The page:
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Dr. David Henry Fisher

Home:
212 Antiqua
Lafayette, LA 70503

Work:
Fisher Early Childhood Development Center
230 Ridge Road
Lafayette, LA 70506
Home Phone:
Work Phone:
Fax:
Email:
337-984-3870
337-280-2023
337-984-4784
david.fisher@lusfiber.net
Update - overview of some of Dave's current activities - provided by Stacy Fisher Brown on January 19, 2019.

He still mows his own grass and can’t stand when his leaves are over the yard, so he may mow the yard every three days, but he stays very active. He still goes to the schools (Fisher Early Childhood Center) at times during the week.

Before he goes to bed every night he sets his coffee pot for the next morning. He wakes the next morning and drinks one cup of coffee and reads the paper from beginning to end.

He is always ready for the next thing to do. He never misses a beat. With seven children and their spouses, 19 grandchildren and 14 great grandchildren..... we all keep him very busy whether he goes to lunch with them or goes to the basketball, football or baseball games... he is a die hard fan of the University.

He loves to eat at Chris' poboys by his house, Don's Seafood Hut, or LaPague. He always enjoys any adventure that comes his way. He is amazing! I could go on and on!!!

Stacy Fisher Brown

* * * * * *
WW II veterans involvement - phone conversation with Dr. Fisher on Jan. 22, 2019.
Continued involvement in the WW II veteran opportunities are something which places Dave in demand at the WW II museum in New Orleans. The Commerative Air Force Veterans put on an air show at Lake Ponchartrain each year and Dave is a regular. He is an annual invited guest and available to share information about his combat missions over Japan and other information about the war in the Pacific and WW II.

He and daughter Sharon Fisher O'Neill participated in the Victory in Pacific Tour, March 16-26, 2018. On November 8-10, 2018 he joined other veterans for a visit to Washington, D.C, and the World War II Memorial. Dave has written extensively from the diary he kept during his combat missions over Japan and we hope to have it posted in the near future. Dr. Ed Dugas, Jan. 22, 2019.

* * * * * *

I was born in the small oil field town of Evangeline, Louisiana on December 12, 1925. My mother died at age 33 when I was ten years old and the family moved to Jennings to live with my paternal grandparents. In May, 1943 I graduated from Jennings High School where there was a rich tradition of academics and athletics. I participated in all sports offered by the school - football, basketball and track.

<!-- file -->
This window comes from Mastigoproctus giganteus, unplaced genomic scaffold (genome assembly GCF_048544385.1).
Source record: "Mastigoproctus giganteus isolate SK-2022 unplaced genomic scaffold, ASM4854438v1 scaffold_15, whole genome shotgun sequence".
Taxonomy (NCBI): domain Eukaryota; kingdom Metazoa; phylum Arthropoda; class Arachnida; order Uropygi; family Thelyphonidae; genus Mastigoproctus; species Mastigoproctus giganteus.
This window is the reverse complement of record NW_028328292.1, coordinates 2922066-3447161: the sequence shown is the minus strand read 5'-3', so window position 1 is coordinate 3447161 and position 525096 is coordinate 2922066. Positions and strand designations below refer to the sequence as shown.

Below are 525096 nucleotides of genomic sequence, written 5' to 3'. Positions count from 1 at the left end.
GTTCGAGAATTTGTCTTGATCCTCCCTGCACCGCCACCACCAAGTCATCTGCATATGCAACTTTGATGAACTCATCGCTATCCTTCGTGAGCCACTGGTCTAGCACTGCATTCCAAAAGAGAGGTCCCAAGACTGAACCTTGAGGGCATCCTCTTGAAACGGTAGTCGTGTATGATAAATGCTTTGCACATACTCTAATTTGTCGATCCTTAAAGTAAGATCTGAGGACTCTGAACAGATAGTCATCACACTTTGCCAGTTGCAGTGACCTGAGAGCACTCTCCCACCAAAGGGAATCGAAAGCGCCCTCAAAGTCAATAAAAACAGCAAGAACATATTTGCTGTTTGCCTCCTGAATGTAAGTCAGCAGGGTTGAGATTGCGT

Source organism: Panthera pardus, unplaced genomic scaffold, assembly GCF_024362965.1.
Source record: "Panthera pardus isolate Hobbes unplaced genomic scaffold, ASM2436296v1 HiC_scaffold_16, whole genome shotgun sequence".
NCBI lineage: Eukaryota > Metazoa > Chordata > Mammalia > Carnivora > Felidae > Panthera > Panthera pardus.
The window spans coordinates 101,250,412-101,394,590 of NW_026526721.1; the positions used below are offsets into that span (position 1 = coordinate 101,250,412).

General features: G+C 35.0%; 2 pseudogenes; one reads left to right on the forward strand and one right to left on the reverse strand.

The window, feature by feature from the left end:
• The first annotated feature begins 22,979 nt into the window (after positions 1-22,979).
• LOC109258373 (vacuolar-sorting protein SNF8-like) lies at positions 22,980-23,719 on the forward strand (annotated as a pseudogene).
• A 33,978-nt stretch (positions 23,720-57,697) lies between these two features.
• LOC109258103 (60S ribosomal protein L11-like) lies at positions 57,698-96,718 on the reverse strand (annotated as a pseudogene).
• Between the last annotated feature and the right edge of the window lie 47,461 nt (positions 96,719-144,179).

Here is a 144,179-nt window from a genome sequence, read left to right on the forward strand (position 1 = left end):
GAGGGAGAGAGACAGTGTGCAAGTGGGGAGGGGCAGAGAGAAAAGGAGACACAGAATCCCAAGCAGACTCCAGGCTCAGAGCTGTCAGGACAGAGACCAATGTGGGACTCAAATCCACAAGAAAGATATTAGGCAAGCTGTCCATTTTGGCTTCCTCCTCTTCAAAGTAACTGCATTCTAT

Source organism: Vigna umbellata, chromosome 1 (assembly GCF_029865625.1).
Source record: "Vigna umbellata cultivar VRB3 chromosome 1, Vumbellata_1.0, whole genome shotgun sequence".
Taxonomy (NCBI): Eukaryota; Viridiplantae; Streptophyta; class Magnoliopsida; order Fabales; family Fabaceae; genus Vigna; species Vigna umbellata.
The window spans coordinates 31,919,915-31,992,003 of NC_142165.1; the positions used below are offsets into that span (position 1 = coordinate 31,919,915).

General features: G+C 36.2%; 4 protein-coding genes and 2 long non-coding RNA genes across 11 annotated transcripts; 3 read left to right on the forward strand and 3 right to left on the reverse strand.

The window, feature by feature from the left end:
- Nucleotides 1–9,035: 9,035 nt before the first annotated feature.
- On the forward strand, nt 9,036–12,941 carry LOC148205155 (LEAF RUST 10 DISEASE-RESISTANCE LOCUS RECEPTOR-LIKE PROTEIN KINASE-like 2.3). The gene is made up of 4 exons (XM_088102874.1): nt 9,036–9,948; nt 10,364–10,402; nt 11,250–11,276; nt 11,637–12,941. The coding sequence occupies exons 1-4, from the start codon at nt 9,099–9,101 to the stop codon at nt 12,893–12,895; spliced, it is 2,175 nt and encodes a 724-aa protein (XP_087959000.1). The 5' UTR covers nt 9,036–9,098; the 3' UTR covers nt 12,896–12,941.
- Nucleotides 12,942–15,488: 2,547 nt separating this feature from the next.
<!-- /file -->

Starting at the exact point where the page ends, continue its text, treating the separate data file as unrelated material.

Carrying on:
In that era, while there were eleven grades in school, one was allowed to stay an extra year and still be eligible to participate in sports. Most of the players did this in football. During my senior year, the 1942 football season, 15 players stayed over. We lost to Warren Easton High School (New Orleans) in the state championship game by a 6-0 score. The game was played in the old Tulane stadium. Eddie Price, Tulane All-American who later played professionally with the New York Gaints, was a member of their team.

On November, 11 1943, I entered the Army Aviation Cadet Program and did my basic training at Gulfport Field, Mississippi in the early part of 1944. From there I went to radio school at Scott Field, Illinois from April to September of 1944. It included special B-29 radio training.

In October, 1944 I was assigned to a crew in Lincoln, Nebraska and we did our flight training at Clovis, New Mexico
from November, 1944 to March, 1945. From there we went to Kearney, Nebraska to pickup overseas gear and a new B-29. Our overseas departure was made from Mather Field, California on April 13, 1945, the day after President Roosevelt's death. We flew to Guam by way of Hawaii, Kwjaleim and Siapan.

My crew became part of the 20th Air Force 314th Bomb Wind, 39th Bomb Group and the 62nd Bomb Squadron. By war's end, I had flown 22 combat missions over Japan and a few search and rescue missions. As policy dictated, I received the Air Medal with two oak leaf clusters, the Distinguished Flying Cross, and a combat ribbon for service in the Pacific. The real significance of the awards was they provided points for early discharge from the service. For me that day was November 22, 1945.